At least 74 people have died since wildfires began sweeping across Greece on Monday, according to officials. Nearly 200 people have been injured.
The fires, which originated near Athens, have driven tourists and residents to flee the capital city and nearby areas, including the island of Crete and the resort villages of Mati and Kineta (primarily popular with Greek vacationers). Reports from the area described a chaotic scene — a breakneck blaze swallowing entire towns and forcing people to leap into the Aegean Sea to avoid the flames.
Anthony Grant, a TPG contributor based in Athens, said Athens proper is largely unaffected, “except for smoke pollution.”
“It’s the seaside areas in the Attica region, about 25 miles out from the center of Athens, that have been really hard hit,” he said. “They were totally unprepared.”
“Today,” Grant said, “the focus is on the human tragedy, particularly in Mati where the wreckage resembles something like the eruption of Vesuvius at Pompeii — absolutely, completely heartbreaking.”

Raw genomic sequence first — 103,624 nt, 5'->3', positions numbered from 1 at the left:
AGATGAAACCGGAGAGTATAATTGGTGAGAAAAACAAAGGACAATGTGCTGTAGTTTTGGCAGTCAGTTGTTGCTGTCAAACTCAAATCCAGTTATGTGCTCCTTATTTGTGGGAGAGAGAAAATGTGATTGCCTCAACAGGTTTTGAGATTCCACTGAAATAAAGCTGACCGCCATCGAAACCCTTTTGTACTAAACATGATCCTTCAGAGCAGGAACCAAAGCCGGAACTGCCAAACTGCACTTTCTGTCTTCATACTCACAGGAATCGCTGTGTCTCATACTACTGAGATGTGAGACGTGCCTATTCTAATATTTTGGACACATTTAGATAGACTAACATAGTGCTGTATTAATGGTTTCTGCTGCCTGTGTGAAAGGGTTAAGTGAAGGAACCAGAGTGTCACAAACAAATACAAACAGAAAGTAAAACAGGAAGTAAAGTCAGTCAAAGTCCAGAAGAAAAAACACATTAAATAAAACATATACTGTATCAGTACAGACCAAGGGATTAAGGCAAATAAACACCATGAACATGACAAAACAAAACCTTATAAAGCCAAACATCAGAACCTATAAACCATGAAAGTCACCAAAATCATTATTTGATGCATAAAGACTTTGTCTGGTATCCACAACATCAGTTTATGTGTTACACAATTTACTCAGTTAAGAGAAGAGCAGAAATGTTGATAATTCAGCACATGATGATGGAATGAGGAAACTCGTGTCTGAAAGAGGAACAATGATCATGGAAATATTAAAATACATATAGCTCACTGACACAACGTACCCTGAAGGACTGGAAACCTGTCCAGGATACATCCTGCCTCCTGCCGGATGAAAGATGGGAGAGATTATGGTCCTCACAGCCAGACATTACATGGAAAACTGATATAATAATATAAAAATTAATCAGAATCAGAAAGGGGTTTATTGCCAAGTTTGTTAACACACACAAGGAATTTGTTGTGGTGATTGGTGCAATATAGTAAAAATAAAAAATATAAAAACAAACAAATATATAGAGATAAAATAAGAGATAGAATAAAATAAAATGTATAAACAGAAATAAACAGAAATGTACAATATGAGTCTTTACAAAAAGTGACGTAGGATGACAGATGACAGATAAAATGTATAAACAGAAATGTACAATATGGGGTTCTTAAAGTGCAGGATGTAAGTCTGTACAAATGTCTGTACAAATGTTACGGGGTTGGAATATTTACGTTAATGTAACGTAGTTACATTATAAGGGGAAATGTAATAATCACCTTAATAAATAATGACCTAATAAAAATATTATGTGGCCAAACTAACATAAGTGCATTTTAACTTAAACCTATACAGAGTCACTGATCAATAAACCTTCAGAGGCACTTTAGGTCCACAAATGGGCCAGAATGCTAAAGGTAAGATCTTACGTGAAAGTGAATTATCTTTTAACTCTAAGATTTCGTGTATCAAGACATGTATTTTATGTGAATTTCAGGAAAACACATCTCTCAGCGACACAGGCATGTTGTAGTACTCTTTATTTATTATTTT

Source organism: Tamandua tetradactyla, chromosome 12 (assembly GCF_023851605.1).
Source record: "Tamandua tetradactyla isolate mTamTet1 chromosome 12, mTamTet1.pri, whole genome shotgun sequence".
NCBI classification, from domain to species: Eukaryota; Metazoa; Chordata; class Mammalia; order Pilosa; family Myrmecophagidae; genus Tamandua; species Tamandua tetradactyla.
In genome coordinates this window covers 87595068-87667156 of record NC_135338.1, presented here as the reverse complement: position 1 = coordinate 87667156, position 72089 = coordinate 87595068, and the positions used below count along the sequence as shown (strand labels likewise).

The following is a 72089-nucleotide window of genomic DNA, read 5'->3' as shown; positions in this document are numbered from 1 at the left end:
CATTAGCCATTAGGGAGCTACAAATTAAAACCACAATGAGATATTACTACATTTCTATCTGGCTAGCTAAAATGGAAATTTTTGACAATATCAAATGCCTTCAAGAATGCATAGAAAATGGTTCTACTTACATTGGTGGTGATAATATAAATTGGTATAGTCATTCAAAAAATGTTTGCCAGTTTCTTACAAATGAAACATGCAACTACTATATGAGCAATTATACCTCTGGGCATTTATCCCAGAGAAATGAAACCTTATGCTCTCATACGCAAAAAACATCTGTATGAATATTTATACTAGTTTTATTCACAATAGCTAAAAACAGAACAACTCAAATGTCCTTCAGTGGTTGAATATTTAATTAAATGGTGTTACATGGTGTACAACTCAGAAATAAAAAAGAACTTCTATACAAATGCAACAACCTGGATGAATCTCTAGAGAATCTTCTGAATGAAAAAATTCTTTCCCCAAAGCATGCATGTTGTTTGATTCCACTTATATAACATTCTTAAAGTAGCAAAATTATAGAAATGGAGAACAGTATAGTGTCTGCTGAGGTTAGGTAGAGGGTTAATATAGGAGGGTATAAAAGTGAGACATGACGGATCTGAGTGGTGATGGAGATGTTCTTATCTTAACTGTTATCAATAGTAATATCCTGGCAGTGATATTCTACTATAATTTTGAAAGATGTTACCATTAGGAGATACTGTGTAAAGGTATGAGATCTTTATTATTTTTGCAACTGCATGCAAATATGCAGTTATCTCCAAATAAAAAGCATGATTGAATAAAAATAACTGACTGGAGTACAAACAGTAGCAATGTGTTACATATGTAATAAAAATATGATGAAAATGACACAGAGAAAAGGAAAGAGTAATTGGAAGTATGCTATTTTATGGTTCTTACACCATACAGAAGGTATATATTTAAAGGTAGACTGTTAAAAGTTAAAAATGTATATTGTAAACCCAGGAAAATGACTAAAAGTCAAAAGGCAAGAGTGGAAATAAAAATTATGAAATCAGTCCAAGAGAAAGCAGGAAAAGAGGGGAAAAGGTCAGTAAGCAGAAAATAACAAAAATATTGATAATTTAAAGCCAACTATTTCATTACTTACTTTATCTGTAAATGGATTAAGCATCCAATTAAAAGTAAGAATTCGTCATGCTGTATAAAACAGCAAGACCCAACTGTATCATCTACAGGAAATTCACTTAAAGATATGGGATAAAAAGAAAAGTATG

Though Grant said Athens International Airport (ATH) is operating normally, travelers scheduled to fly to, from or through Athens in the coming weeks may be able to adjust their plans, as airlines have begun to issue change fee waivers.
American Airlines and British Airways flights scheduled to fly to, from or through Athens, for example, may be eligible for an itinerary change. United is also waiving change fees and any difference in fare for flights to, from or connecting through Athens between July 24 and July 29 (rescheduled travel must be taken on or before August 4). At this time, Delta Air Lines has not announced any travel waivers for flights scheduled to enter Athens airspace.
Though wildfires are not uncommon during the nation’s hot summers, this has already been the deadliest season in more than a decade — the result of a blistering heat wave and drought that has been scorching Europe since early June.
The Weather Network, for example, reported that the United Kingdom has been enduring the driest summer in modern history, with little rain and a heatwave expected to continue into August.
And last week, in Sweden, wildfires were reported as far north as Swedish Lapland, a popular tourist destination for travelers chasing the the midnight sun. According to The New York Times, more than 50 individual fires were recorded across the nation — some of them, more severe than any others in over a decade. Nearly a week later, and those wildfires continue to burn.
Featured image by SAVVAS KARMANIOLAS/AFP/Getty Images.
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